Both Simferopol and Zhora say they are fighting to win back their home territory from the other side, but the similarities end there.
A Russian flag adorns Zhora’s headquarters in a warehouse, while graffiti saying “This Is Ukraine” is scrawled on the abandoned house that is Simferopol’s temporary home.
As the pro-Russian line is flush with the city of Donetsk, stray shots by the Ukrainian artillery regularly land in outlying districts of the city. In Pisky, rebel shelling is a menace to the Ukrainian soldiers but few civilians, since most have left the village.
The only residents to be found were a retired couple, Ivan and Lyubov Siderov, who live in their root cellar in the buffer zone between the two armies and stayed on because “we have a cow, we have a reason to stay.”
They trade milk for bread with the soldiers, and emerge from the cellar only to do chores, and in this way hope to survive until one or the other side wins.
One of the Ukrainian paramilitary soldiers, who uses the nickname Zloy, or Angry, said he was motivated by what he saw as a Russian attempt to oppress Ukrainians, and not for the first time.
“Russia oppresses us and not only for six months in this war, but for centuries, from the time of Peter the Great,” he said. “There were Cossacks who went to Moscow and kneeled and bowed, and there were those who did not. I’m one of those types.”
With the Russian buildup on the other side, nerves are fraying, particularly in light of a catastrophic defeat for Ukrainian volunteers in the town of Ilovaisk last summer.
There, as here, volunteers fueled by heady patriotism headed for the thickest part of the fight, ahead of the Ukrainian Army. But a Russian advance then pushed the Ukrainian regulars off a road protecting the retreat, and at least a hundred paramilitary soldiers were killed and hundreds more captured.
“What can we do, a soldier just lives through the day,” said Grigory V. Matiash, a 22-year-old from Kiev, the Ukrainian capital, who volunteered after participating in last winter’s protest in Independence Square.
Such fatalism is understandable in a surreal war zone where boredom is relieved only by deadly attacks, and the sound of .50-caliber sniper fire — first the snap of an incoming bullet, then a boom a moment later — has become background noise.
The separatists and the Ukrainians alike send artillery controllers to spot the flashes of outgoing artillery, and correct answering fire. While in a sense defensive, as the spotters are intended to silence the other side’s guns, their activities only escalate the small-arms firing, as each side tries to shoot the other’s observers, using infrared scopes.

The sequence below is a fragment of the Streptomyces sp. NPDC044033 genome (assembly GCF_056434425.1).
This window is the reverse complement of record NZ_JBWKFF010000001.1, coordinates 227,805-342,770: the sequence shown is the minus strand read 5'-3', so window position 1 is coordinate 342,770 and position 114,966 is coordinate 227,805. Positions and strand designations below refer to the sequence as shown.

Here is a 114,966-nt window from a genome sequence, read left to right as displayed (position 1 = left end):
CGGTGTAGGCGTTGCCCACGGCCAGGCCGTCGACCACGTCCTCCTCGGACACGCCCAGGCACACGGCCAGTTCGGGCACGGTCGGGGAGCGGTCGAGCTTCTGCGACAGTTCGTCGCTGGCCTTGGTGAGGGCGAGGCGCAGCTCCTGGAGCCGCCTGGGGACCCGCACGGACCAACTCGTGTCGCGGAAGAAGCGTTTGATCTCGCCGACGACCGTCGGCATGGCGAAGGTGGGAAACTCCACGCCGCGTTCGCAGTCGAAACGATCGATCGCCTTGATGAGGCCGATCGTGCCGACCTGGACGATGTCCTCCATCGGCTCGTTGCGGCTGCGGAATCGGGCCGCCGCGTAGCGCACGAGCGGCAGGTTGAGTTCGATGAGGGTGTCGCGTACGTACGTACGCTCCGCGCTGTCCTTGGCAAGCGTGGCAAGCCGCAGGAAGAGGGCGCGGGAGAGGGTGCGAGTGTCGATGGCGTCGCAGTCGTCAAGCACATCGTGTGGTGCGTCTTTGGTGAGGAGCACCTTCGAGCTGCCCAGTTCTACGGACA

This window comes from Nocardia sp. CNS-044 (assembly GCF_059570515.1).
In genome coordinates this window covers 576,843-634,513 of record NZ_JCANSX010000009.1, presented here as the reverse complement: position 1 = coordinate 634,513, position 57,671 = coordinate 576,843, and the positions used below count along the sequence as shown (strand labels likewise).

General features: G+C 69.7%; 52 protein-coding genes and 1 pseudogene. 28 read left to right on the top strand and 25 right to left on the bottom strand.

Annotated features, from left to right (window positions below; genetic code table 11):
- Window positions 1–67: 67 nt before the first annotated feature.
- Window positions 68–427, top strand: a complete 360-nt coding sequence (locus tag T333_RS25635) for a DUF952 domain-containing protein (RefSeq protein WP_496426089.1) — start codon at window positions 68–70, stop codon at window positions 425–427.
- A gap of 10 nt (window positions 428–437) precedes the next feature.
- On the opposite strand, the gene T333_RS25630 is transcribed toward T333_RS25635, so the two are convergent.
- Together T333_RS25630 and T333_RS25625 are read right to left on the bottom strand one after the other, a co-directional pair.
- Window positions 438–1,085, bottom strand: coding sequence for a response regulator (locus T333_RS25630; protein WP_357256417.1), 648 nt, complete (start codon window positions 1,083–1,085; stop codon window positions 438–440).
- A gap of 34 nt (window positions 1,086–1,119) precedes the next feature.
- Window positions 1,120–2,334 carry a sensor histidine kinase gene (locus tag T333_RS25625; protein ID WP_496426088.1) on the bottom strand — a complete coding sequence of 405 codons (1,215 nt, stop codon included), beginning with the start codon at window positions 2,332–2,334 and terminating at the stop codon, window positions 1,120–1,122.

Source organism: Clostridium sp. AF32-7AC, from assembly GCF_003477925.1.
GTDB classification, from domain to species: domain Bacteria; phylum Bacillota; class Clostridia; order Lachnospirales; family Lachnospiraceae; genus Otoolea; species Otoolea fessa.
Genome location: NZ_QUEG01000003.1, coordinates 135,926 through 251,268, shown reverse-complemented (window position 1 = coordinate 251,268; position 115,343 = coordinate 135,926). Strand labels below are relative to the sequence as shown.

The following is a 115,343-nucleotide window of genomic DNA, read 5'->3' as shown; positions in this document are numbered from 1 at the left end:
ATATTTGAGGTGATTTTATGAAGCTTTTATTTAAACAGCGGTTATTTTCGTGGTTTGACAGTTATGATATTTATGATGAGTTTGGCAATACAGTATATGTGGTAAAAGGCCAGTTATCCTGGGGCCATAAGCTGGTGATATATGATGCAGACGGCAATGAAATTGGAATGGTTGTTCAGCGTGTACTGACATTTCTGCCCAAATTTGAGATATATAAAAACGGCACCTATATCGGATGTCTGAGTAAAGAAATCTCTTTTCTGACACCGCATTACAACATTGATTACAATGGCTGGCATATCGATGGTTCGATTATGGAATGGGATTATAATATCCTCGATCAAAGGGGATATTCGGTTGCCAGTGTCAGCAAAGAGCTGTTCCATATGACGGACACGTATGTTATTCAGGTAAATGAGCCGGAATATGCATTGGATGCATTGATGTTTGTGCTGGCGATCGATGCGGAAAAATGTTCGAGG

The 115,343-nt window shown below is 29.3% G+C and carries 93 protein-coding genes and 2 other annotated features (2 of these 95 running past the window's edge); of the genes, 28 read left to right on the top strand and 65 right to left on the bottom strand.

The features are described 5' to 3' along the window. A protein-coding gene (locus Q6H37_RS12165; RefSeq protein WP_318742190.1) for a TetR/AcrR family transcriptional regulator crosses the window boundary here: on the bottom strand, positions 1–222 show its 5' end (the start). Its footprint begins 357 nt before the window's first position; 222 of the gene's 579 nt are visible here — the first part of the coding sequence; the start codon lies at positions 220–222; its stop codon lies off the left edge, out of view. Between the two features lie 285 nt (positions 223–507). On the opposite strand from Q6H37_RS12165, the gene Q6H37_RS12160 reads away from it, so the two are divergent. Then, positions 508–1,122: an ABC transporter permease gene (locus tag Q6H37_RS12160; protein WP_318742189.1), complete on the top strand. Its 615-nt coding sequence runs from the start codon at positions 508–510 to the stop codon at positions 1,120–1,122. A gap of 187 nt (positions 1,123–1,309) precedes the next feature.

Also, the Ukrainians sometimes shoot randomly in the direction of their enemy’s lines, something they call “prophylactic fire,” to keep heads down.
After the sun goes down, Pisky becomes an even scarier place, as the buffer zone of abandoned houses becomes a no-man’s land of constant skirmishes between nighttime patrols sent out by both sides.
“Our guys die, and their families suffer,” said one of the Ukrainian fighters, a former Pentecostal preacher who uses the nickname Padre. “There are widows and orphans. And our government doesn’t want to declare war. We are at war with Russia. Nobody wants to say it, but this is a real war.”
Alexander J. Motyl, World Affairs Journal.
Should Ukraine embark on a “hybrid war” against the Donbas enclave controlled by Russia and its proxies? One of Ukraine’s best military analysts, Yuri Butusov, the Russian-speaking editor of the Censor.net website, effectively argues that the answer is yes.
Hybrid war is the term analysts apply to what many believe is Russia’s new way of war-making in southeastern Ukraine, one that employs a variety of means—propaganda, subversion, outright aggression, support for proxies, and the like—while remaining undeclared or denied.
Butusov believes that the recent G20 summit in Australia confronted Russia’s illegitimately elected president, Vladimir Putin, with a “new reality of world politics” and “an anti-Putin front.” Butusov is therefore “99 percent certain” that Russia will refrain from attacking Ukraine, because Putin now understands that “any further escalation” will result in “new packets of sanctions much more quickly. And Russia is already paralyzed by the drop in world prices for raw materials.”